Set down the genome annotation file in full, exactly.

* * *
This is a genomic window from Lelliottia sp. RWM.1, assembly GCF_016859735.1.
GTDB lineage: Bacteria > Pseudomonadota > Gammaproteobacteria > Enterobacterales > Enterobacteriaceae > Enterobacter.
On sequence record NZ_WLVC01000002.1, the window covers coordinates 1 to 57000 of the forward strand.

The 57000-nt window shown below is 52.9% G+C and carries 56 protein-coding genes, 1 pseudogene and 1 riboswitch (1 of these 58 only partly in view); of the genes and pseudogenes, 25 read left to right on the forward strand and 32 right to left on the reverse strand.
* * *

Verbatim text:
This is a genomic window from Lelliottia sp. RWM.1, assembly GCF_016859735.1.
GTDB lineage: Bacteria > Pseudomonadota > Gammaproteobacteria > Enterobacterales > Enterobacteriaceae > Enterobacter.
On sequence record NZ_WLVC01000002.1, the window covers coordinates 1 to 57000 of the forward strand.

The 57000-nt window shown below is 52.9% G+C and carries 56 protein-coding genes, 1 pseudogene and 1 riboswitch (1 of these 58 only partly in view); of the genes and pseudogenes, 25 read left to right on the forward strand and 32 right to left on the reverse strand.